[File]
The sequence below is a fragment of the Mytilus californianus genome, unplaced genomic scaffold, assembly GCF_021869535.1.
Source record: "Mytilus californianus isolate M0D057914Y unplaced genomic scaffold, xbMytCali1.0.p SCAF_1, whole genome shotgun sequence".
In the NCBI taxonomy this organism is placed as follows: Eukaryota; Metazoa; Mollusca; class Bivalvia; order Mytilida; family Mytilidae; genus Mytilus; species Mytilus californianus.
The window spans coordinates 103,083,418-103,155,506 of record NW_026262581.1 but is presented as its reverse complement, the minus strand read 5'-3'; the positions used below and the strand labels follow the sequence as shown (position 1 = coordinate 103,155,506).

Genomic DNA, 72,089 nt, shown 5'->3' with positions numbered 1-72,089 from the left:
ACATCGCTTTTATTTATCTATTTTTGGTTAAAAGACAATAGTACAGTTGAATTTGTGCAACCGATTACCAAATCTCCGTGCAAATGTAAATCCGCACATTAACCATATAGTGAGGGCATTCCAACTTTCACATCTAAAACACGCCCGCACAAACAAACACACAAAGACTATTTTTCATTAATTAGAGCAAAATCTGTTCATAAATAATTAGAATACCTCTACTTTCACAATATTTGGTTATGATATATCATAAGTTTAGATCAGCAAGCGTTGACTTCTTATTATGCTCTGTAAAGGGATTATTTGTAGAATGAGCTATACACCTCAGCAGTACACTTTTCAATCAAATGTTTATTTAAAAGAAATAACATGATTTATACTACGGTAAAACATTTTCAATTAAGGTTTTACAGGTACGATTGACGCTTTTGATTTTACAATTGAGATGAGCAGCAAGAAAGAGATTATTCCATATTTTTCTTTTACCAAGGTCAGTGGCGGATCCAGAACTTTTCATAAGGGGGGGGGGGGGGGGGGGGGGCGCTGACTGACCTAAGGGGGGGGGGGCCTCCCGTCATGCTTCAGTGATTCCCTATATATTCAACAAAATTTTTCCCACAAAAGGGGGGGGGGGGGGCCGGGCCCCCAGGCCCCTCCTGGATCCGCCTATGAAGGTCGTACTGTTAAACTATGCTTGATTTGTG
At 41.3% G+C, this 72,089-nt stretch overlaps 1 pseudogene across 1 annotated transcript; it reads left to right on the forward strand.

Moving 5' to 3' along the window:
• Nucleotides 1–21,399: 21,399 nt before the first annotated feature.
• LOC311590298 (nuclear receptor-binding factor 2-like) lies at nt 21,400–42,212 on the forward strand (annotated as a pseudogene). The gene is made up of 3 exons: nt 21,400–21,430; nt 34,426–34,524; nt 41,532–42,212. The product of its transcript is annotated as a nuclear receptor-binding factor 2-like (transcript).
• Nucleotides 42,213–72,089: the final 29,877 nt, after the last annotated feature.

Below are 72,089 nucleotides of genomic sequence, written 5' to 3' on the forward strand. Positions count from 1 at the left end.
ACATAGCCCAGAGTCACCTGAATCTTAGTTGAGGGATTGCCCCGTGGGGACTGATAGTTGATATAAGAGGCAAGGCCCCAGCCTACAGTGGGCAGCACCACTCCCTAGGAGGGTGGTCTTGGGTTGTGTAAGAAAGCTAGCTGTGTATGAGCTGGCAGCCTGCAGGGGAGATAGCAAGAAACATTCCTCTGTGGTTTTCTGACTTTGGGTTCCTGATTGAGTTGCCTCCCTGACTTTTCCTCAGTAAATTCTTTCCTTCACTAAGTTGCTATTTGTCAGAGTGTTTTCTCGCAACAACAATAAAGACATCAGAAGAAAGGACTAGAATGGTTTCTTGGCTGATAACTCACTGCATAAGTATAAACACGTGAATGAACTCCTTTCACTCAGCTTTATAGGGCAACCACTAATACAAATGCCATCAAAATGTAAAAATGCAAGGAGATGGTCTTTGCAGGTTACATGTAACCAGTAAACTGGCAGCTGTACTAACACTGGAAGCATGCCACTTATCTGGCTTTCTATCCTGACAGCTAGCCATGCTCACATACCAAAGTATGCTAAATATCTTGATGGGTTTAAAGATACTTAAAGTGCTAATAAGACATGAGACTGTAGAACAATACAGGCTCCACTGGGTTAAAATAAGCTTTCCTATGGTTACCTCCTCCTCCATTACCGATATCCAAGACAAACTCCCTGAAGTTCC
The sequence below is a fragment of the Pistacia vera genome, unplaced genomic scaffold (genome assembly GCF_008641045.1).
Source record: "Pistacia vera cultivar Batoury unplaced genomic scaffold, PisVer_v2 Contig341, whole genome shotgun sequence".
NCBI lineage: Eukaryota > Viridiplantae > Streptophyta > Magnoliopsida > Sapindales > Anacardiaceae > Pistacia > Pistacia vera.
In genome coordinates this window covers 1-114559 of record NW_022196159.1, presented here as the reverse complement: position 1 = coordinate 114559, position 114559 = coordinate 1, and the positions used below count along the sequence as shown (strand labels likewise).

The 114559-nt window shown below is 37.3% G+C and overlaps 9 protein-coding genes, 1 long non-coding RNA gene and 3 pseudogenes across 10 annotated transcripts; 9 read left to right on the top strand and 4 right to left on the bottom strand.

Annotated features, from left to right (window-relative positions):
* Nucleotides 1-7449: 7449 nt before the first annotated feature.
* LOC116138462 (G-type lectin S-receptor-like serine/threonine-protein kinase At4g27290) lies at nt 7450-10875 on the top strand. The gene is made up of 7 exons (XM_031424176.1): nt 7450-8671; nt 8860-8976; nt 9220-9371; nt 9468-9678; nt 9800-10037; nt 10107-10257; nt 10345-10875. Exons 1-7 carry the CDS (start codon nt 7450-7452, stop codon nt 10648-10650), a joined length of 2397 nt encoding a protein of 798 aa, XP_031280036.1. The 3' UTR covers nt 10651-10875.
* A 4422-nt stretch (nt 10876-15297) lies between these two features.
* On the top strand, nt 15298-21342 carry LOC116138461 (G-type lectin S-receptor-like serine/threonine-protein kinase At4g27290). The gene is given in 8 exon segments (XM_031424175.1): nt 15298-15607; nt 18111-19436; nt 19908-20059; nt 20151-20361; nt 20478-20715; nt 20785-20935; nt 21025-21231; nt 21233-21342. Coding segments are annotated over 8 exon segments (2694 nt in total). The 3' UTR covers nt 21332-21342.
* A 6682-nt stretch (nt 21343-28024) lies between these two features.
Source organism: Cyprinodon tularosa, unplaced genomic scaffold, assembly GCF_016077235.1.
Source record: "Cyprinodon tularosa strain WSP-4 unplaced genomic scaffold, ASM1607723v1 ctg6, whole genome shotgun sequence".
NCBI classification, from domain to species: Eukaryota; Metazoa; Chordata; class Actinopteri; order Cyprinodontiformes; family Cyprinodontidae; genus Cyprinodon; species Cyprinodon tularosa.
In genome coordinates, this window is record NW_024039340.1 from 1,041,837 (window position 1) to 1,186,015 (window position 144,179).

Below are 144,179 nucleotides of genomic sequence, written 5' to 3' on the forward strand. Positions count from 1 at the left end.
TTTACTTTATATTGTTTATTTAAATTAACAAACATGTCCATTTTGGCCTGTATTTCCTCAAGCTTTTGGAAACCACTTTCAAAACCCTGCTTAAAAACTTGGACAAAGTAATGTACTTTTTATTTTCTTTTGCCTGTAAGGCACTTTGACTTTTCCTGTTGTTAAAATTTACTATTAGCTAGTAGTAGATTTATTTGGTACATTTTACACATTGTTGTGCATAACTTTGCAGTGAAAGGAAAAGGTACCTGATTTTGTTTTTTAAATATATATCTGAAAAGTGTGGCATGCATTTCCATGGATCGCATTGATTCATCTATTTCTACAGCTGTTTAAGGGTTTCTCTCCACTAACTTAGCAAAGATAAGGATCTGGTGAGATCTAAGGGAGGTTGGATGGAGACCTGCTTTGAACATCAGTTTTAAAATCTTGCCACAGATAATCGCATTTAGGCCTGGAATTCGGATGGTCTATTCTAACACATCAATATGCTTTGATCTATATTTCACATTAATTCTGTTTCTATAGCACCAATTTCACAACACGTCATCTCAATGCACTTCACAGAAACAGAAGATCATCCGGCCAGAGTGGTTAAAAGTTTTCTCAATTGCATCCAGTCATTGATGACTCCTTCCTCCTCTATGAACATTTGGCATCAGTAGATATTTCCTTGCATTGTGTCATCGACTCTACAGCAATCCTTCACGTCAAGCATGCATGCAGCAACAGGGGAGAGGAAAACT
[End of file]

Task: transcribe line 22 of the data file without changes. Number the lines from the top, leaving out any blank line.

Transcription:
* A 4422-nt stretch (nt 10876-15297) lies between these two features.